Photo: Protesters ask for the release of Dr. Alexis Montes and 42 other medical caregivers who were arrested while attending a Community Medicine Development Foundation training seminar. A court in the Philippines has refused to release them from detention. They were seized on Feb. 6 on charges of being communist insurgents. A UMNS Photo by Juliet Solis-Aguilar courtesy of Global Ministries.
A UMNS Report
By Rich Peck
United Methodists continue to express concern about human rights abuses in the Philippines.
During their April 18-23 meeting in Manila, members of the United Methodist Connectional Table issued a resolution condemning “past, recent, and ongoing extrajudicial killings” and implications of abuses by the Philippine National Police and the Philippine Army.
The Connectional Table, a 60-member international body that includes representatives from the 200,000 members of United Methodist churches in the Philippines, named a six-person delegation to visit a White House official for Asia, a U.S. State Department official and a representative of the Senate Foreign Relations Committee to express concern over violations of human rights in the Philippines.
They will ask the officials to ensure that no U.S. policy supports the Philippine “policy that exacerbates the violations of human rights including the killing of church people and human rights activists.” The text of the Connectional Table statement is available here.
Earlier in the meeting, Ohio East Area Bishop John Hopkins, chair of the Connectional Table, and retired Bishop David Arichea led a five-person delegation to meet with the Honorable Leila M. De Lima, chairperson of the Commission on Human Rights of the Philippines.
Her commission is responding to charges of extrajudicial killing vigilantism, disappearances, torture and arbitrary arrest and detention. De Lima said the commission is seeking an enabling act that empowers the commission to implement its decisions.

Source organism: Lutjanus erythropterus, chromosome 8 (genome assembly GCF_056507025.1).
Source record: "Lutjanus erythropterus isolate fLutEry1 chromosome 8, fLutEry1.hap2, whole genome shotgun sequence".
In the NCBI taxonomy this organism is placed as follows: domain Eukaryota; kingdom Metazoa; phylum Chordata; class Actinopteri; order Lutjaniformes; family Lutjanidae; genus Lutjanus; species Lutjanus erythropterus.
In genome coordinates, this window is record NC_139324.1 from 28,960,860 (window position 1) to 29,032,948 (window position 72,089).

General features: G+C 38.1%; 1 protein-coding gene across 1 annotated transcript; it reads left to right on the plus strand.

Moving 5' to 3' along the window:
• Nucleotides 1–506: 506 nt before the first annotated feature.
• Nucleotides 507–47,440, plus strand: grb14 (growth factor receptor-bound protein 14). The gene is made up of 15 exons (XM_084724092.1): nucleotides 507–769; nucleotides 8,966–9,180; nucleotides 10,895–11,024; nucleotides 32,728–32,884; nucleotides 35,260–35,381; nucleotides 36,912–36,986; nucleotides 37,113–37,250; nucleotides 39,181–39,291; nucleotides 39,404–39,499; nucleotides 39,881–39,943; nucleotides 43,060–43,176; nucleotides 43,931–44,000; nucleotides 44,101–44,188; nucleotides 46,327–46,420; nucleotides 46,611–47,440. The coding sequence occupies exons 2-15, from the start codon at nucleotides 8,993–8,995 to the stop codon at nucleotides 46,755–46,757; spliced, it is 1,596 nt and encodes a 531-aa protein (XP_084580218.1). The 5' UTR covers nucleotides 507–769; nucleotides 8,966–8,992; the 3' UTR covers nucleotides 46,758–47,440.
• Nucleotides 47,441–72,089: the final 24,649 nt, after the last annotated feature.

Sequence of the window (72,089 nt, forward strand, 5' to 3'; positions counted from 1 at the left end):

In a panel presentation, Edita Burgos, chairperson of The Filipino Desaparecidos (Philippines–Remembering the Disappeared), told the group about the 2007 abduction of her son, Jonas, inside a mall in Quezon City. She links the military to his disappearance, but attempts to resolve the matter legally were denied by a Court of Appeals and the Supreme Court. The lower court clarified that its decision did not mean that Jonas is not in the hands of the military.
Another panelist, Jigs Clamor, an executive with KARPATAN (Alliance for the Advancement of People’s Rights), said his wife is one of 43 health-care workers currently held in detention. On Feb. 6, she was engaged in a medical training course in Morong when the Philippine Army detained them as alleged members of a secret bomb-making group.
The Philippines Commission on Human Rights called on the Army to justify the arrests and answer allegations that the detainees were tortured. The Army denies the accusation, and it presented awards to two soldiers involved in the abduction.
Worship in churches.
Prior to their meeting, members of the Connectional Table and the Committee to Study the Worldwide Nature of The United Methodist Church worshipped in seven different United Methodist churches on April 25.